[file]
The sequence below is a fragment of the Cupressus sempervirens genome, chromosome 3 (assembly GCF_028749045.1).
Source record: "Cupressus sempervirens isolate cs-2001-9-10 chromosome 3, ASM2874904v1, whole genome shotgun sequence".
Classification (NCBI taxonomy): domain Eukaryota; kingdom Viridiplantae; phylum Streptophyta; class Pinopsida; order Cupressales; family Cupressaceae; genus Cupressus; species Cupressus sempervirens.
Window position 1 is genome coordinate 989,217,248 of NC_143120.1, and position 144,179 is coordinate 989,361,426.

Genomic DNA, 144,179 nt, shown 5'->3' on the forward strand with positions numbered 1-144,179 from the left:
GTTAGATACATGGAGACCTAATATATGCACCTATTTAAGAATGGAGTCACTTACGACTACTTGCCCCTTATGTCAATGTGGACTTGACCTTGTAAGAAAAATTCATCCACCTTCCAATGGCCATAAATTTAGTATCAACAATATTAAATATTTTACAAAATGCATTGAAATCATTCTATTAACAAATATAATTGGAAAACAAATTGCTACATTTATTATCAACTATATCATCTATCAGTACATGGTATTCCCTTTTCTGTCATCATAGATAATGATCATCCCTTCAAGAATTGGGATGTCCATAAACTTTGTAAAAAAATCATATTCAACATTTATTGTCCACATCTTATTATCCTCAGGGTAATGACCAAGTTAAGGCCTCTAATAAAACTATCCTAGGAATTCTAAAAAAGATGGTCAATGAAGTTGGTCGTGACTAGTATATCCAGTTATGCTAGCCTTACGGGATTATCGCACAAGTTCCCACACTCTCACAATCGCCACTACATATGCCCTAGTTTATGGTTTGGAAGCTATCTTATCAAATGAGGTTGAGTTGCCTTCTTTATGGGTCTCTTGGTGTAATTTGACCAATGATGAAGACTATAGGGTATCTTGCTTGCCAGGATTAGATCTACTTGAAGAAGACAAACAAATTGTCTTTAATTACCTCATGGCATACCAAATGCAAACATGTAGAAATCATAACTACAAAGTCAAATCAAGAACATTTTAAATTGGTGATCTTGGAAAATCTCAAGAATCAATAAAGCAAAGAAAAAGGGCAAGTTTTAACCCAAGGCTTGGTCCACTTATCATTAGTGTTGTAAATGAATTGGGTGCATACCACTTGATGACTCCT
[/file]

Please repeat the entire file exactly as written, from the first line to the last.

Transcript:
The sequence below is a fragment of the Cupressus sempervirens genome, chromosome 3 (assembly GCF_028749045.1).
Source record: "Cupressus sempervirens isolate cs-2001-9-10 chromosome 3, ASM2874904v1, whole genome shotgun sequence".
Classification (NCBI taxonomy): domain Eukaryota; kingdom Viridiplantae; phylum Streptophyta; class Pinopsida; order Cupressales; family Cupressaceae; genus Cupressus; species Cupressus sempervirens.
Window position 1 is genome coordinate 989,217,248 of NC_143120.1, and position 144,179 is coordinate 989,361,426.

Genomic DNA, 144,179 nt, shown 5'->3' on the forward strand with positions numbered 1-144,179 from the left:
GTTAGATACATGGAGACCTAATATATGCACCTATTTAAGAATGGAGTCACTTACGACTACTTGCCCCTTATGTCAATGTGGACTTGACCTTGTAAGAAAAATTCATCCACCTTCCAATGGCCATAAATTTAGTATCAACAATATTAAATATTTTACAAAATGCATTGAAATCATTCTATTAACAAATATAATTGGAAAACAAATTGCTACATTTATTATCAACTATATCATCTATCAGTACATGGTATTCCCTTTTCTGTCATCATAGATAATGATCATCCCTTCAAGAATTGGGATGTCCATAAACTTTGTAAAAAAATCATATTCAACATTTATTGTCCACATCTTATTATCCTCAGGGTAATGACCAAGTTAAGGCCTCTAATAAAACTATCCTAGGAATTCTAAAAAAGATGGTCAATGAAGTTGGTCGTGACTAGTATATCCAGTTATGCTAGCCTTACGGGATTATCGCACAAGTTCCCACACTCTCACAATCGCCACTACATATGCCCTAGTTTATGGTTTGGAAGCTATCTTATCAAATGAGGTTGAGTTGCCTTCTTTATGGGTCTCTTGGTGTAATTTGACCAATGATGAAGACTATAGGGTATCTTGCTTGCCAGGATTAGATCTACTTGAAGAAGACAAACAAATTGTCTTTAATTACCTCATGGCATACCAAATGCAAACATGTAGAAATCATAACTACAAAGTCAAATCAAGAACATTTTAAATTGGTGATCTTGGAAAATCTCAAGAATCAATAAAGCAAAGAAAAAGGGCAAGTTTTAACCCAAGGCTTGGTCCACTTATCATTAGTGTTGTAAATGAATTGGGTGCATACCACTTGATGACTCCT